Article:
**2017**, 64, 91–102. [Google Scholar] [CrossRef] - Deal, B.; Pan, H. Discerning and addressing environmental failures in policy scenarios using planning support system (PSS) technologies. Sustainability
**2017**, 9, 13. [Google Scholar] [CrossRef][Green Version] - Liwanag, F.; Mostrales, D.S.; Ignacio, M.T.T.; Orejudos, J.N. Flood modeling using GIS and PCSWMM. Eng. J.
**2018**, 22, 279–289. [Google Scholar] [CrossRef] - Kapelan, Z.S.; Savic, D.A.; Walters, G.A. Multiobjective design of water distribution systems under uncertainty. Water Resour. Res.
**2005**, 41, 1–15. [Google Scholar] [CrossRef] - Cunha, M.D.C.; Sousa, J.J.D.O. Robust design of water distribution networks for a proactive risk management. J. Water Resour. Plan. Manag.
**2010**, 136, 227–236. [Google Scholar] [CrossRef] - Liu, Y.; Guo, H.; Zhang, Z.; Wang, L.; Dai, Y.; Fan, Y. An optimization method based on scenario analysis for watershed management under uncertainty. Environ. Manag.
**2007**, 39, 678–690. [Google Scholar] [CrossRef] [PubMed] - Makropoulos, C.K.; Natsis, K.; Liu, S.; Mittas, K.; Butler, D. Decision support for sustainable option selection in integrated urban water management. Environ. Model. Soft.
**2008**, 23, 1448–1460. [Google Scholar] [CrossRef] - Pallottino, S.; Sechi, G.M.; Zuddas, P. A DSS for water resources management under uncertainty by scenario analysis. Environ. Model. Soft.
**2005**, 20, 1031–1042. [Google Scholar] [CrossRef] - Maharjan, M.; Pathirana, A.; Gersonius, B.; Vairavamoorthy, K. Staged cost optimization of urban storm drainage systems based on hydraulic performance in a changing environment. Hydrol. Earth Syst. Sci.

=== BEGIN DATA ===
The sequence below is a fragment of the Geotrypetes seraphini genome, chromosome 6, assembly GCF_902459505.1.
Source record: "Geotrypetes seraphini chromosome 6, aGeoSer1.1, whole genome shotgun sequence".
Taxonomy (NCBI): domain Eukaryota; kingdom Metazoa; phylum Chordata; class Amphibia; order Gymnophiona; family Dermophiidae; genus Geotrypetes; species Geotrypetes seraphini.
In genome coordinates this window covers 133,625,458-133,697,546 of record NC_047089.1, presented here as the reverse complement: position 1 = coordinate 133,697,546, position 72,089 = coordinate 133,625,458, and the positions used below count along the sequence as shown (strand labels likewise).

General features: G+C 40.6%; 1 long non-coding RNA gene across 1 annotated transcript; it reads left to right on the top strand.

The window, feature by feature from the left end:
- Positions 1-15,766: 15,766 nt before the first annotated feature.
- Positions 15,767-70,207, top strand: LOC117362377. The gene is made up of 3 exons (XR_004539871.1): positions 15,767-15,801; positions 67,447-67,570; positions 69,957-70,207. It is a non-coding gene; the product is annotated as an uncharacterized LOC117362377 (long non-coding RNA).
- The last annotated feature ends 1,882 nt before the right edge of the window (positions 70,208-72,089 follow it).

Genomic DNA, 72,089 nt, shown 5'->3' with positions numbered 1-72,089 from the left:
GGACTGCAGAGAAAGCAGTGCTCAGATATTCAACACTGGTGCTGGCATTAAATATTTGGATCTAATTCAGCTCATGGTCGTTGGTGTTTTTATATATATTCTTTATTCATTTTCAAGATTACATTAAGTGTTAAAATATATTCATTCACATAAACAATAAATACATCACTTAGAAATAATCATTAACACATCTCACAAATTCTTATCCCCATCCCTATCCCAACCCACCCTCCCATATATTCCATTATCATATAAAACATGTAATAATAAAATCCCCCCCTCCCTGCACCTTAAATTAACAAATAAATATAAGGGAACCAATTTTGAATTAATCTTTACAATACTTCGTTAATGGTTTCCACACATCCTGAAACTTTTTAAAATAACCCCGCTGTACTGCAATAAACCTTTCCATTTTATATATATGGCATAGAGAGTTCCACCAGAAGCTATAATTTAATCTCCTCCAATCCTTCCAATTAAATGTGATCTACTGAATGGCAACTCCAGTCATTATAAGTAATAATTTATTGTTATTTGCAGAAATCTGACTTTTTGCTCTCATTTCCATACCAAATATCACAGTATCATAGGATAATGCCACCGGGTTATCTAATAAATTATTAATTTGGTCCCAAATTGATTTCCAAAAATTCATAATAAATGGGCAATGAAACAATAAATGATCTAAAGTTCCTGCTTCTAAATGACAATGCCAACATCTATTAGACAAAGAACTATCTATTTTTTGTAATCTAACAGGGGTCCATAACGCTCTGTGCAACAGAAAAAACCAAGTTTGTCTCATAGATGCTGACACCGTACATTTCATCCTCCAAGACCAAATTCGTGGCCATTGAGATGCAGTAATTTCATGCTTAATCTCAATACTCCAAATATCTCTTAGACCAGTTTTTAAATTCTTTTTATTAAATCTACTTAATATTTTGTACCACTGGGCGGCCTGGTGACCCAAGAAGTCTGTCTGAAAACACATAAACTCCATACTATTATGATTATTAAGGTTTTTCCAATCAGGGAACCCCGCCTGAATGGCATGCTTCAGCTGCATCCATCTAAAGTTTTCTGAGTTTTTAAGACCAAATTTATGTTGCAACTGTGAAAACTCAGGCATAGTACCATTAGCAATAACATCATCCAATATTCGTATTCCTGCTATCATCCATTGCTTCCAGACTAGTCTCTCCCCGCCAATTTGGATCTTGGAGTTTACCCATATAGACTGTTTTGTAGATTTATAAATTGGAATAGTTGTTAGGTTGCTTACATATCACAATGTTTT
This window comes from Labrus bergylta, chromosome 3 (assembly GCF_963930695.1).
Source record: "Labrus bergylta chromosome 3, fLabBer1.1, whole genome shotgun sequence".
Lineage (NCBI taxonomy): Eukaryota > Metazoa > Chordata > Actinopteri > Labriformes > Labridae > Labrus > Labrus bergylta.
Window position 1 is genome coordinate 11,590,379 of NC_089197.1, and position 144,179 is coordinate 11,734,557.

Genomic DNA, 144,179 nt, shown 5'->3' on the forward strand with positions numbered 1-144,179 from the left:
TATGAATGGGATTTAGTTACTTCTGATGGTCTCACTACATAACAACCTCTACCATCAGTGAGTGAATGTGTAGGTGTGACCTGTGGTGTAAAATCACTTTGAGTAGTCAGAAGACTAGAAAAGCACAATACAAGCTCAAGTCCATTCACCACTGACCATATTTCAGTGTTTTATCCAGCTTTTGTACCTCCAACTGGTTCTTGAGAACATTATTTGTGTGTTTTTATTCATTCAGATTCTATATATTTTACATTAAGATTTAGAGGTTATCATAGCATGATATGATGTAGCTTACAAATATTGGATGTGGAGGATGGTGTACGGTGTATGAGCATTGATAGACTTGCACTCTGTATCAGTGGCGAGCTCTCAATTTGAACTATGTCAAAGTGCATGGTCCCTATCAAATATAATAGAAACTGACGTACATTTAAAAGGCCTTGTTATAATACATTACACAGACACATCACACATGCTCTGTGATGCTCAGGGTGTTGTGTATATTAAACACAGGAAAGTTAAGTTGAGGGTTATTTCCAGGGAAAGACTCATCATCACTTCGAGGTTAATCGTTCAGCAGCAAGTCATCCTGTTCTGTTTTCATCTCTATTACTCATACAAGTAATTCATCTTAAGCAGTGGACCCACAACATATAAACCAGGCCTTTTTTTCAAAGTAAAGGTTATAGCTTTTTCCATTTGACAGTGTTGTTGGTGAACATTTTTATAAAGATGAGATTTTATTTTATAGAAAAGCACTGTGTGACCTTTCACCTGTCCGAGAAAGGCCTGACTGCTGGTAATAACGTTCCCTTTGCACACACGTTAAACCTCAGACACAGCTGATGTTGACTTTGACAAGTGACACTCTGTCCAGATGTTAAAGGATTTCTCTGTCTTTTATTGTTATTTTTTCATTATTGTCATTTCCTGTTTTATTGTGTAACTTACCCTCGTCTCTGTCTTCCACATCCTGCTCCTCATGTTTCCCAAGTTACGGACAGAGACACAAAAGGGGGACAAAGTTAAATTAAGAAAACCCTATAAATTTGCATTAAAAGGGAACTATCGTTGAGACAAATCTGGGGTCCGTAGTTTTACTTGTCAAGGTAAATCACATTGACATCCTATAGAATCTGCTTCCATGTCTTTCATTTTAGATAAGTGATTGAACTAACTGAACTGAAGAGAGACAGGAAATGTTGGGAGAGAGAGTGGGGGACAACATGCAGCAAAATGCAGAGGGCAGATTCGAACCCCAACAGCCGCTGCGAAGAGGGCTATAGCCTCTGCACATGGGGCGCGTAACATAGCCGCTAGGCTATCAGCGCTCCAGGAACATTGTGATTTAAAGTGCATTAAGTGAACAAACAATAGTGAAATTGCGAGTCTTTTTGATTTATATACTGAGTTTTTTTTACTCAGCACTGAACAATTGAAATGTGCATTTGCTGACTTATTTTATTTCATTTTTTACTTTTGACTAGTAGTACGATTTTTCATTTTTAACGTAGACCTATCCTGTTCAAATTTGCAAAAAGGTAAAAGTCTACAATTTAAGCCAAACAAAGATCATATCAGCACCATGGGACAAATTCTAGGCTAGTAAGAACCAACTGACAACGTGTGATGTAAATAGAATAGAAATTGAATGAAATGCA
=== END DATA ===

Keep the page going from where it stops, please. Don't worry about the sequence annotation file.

**2009**, 13, 481–489. [Google Scholar] [CrossRef][Green Version] - Yazdi, J.; Lee, E.H.; Kim, J.H. Stochastic multiobjective optimization model for urban drainage network rehabilitation. J. Water Resour. Plan. Manag.
**2014**, 141, 04014091. [Google Scholar] [CrossRef] - Kang, N.; Kim, S.; Kim, Y.; Noh, H.; Hong, S.; Kim, H. Urban drainage system improvement for climate change adaptation. Water
**2016**, 8, 268. [Google Scholar] [CrossRef][Green Version] - Wang, M.; Sweetapple, C.; Fu, G.; Farmani, R.; Butler, D. A framework to support decision making in the selection of sustainable drainage system design alternatives. J. Environ. Manag.
**2017**, 201, 145–152. [Google Scholar] [CrossRef] - Kang, D.; Lansey, K. Scenario-based robust optimization of regional water and wastewater infrastructure. J. Water Resour. Plan. Manag.
**2013**, 139, 325–338. [Google Scholar] [CrossRef] - Kang, D.; Lansey, K. Multiperiod planning of water supply infrastructure based on scenario analysis. J. Water Resour. Plan. Manag.
**2014**, 140, 40–54. [Google Scholar] [CrossRef] - Ngo, T.T.; Jung, D.; Kim, J.H. Robust urban drainage system: Development of a novel multiscenario-based Design Approach. J. Water Resour. Plan. Manag.
**2019**, 145, 04019027. [Google Scholar] [CrossRef] - Schwartz, P. The Art of the Long View: Planning for the Future in An Uncertain World; Crown Business: New York, NY, USA, 1991. [Google Scholar]
- Huff, F.A. Time distribution of rainfall in heavy storms. Water Resour. Res.
**1967**, 3, 1007–1019. [Google Scholar] [CrossRef] - Rossman, L.A. Storm-Water Management Model User’s Manual Version 5.1; USEPA: Washington, DC, USA, 2015.
- Geem, Z.W.; Kim, J.H.; Loganathan, G.V. A new heuristic optimization algorithm: Harmony search. Simulation
**2001**, 76, 60–68. [Google Scholar] [CrossRef]

**Figure 1.**Schematic of regret cost (RC) concept at two levels. (

**A**) Overall system; (

**B**) individual components.

**Figure 5.**S-city urban drainage network. (a) northwestern corner; (b) midtown; and (c) southeastern corner sectors.

**Figure 6.**Flooding hydrograph in scenario-optimal solutions under corresponding individual scenarios. (

**a**) Second quartile and (

**b**) third quartile.

**Figure 7.**Optimal component dimensions obtained from the scenario-optimal solutions. (

**a**) pipe size and (

**b**) manhole depth.

**Figure 9.**Comparison of the final total costs between scenario-optimal solutions and multi-scenario-based compromise solution.

**Figure 10.**Comparison of the system performance between scenario-optimal solutions and multi-scenario-based compromise solution.

Planning/Scenario ^{a} | D1/S1 | D2/S2 | D3/S3 | D4/S4 | D5/S5 | D6/S6 | |